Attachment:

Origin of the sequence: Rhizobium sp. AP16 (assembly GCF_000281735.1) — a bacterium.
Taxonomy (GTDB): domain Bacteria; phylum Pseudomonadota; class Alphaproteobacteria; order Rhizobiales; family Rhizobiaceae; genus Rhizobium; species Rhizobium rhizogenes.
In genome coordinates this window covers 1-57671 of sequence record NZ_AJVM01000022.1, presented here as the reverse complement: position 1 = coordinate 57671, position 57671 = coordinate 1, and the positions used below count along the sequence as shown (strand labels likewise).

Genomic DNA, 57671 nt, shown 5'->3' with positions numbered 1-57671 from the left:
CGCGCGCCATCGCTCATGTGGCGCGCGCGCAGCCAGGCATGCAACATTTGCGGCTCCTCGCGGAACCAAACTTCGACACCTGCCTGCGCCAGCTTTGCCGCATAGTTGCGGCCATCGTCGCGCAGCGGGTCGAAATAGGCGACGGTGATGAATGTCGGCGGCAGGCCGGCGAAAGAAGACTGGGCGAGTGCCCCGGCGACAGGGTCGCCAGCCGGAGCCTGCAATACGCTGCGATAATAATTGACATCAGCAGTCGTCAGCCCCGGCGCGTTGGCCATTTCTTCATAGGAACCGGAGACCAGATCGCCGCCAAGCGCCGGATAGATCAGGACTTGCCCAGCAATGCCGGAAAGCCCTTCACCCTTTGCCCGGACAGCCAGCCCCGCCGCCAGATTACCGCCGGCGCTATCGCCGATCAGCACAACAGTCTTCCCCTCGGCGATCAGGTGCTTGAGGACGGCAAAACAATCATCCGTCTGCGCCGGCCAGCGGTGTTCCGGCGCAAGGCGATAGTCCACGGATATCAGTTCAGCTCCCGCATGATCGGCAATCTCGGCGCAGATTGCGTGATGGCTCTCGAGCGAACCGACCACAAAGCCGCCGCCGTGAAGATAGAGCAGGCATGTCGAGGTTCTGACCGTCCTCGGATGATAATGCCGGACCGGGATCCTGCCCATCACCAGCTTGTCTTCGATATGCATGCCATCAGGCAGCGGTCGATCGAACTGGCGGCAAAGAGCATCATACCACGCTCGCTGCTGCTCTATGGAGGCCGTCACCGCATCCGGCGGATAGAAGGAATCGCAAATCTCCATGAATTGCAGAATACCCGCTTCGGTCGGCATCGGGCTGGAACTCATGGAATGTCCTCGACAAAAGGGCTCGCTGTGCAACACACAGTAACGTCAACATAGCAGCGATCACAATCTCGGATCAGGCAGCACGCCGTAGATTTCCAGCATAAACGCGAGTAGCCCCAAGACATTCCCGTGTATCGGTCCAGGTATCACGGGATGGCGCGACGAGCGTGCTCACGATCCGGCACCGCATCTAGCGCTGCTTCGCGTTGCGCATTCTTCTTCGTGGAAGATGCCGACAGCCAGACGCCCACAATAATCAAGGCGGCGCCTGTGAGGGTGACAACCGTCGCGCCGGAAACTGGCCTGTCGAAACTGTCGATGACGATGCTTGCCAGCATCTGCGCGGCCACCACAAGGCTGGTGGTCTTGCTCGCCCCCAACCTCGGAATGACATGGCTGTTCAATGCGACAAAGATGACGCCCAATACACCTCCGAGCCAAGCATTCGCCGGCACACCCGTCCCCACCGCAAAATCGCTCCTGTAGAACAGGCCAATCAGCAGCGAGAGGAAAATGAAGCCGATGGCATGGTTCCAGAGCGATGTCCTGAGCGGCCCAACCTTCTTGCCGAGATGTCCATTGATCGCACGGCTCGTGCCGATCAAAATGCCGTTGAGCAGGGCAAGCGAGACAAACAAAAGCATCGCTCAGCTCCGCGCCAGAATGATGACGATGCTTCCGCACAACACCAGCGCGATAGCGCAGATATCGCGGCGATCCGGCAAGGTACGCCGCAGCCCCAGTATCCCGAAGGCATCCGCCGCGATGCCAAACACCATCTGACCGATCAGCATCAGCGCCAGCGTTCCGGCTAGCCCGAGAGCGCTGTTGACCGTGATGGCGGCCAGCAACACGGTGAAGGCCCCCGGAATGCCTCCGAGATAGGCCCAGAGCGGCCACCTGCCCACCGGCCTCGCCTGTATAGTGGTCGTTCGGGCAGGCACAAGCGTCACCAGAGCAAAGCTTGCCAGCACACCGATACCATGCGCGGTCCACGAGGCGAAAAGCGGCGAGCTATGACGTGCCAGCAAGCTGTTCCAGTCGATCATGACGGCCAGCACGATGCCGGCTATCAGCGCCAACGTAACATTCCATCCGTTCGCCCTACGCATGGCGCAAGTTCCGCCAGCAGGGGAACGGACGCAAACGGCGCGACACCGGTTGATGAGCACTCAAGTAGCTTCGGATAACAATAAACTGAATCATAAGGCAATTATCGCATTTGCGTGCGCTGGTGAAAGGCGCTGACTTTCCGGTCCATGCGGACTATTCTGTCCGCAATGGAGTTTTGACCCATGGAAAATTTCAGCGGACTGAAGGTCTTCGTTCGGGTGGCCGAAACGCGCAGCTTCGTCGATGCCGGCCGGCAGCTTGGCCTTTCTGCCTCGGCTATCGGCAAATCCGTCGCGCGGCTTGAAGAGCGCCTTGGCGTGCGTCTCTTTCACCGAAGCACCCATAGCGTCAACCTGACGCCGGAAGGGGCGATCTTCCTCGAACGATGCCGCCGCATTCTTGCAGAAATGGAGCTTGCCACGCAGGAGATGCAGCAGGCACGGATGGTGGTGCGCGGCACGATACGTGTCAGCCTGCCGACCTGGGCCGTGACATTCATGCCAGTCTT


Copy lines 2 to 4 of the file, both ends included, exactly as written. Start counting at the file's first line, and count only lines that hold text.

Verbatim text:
Taxonomy (GTDB): domain Bacteria; phylum Pseudomonadota; class Alphaproteobacteria; order Rhizobiales; family Rhizobiaceae; genus Rhizobium; species Rhizobium rhizogenes.
In genome coordinates this window covers 1-57671 of sequence record NZ_AJVM01000022.1, presented here as the reverse complement: position 1 = coordinate 57671, position 57671 = coordinate 1, and the positions used below count along the sequence as shown (strand labels likewise).

Genomic DNA, 57671 nt, shown 5'->3' with positions numbered 1-57671 from the left: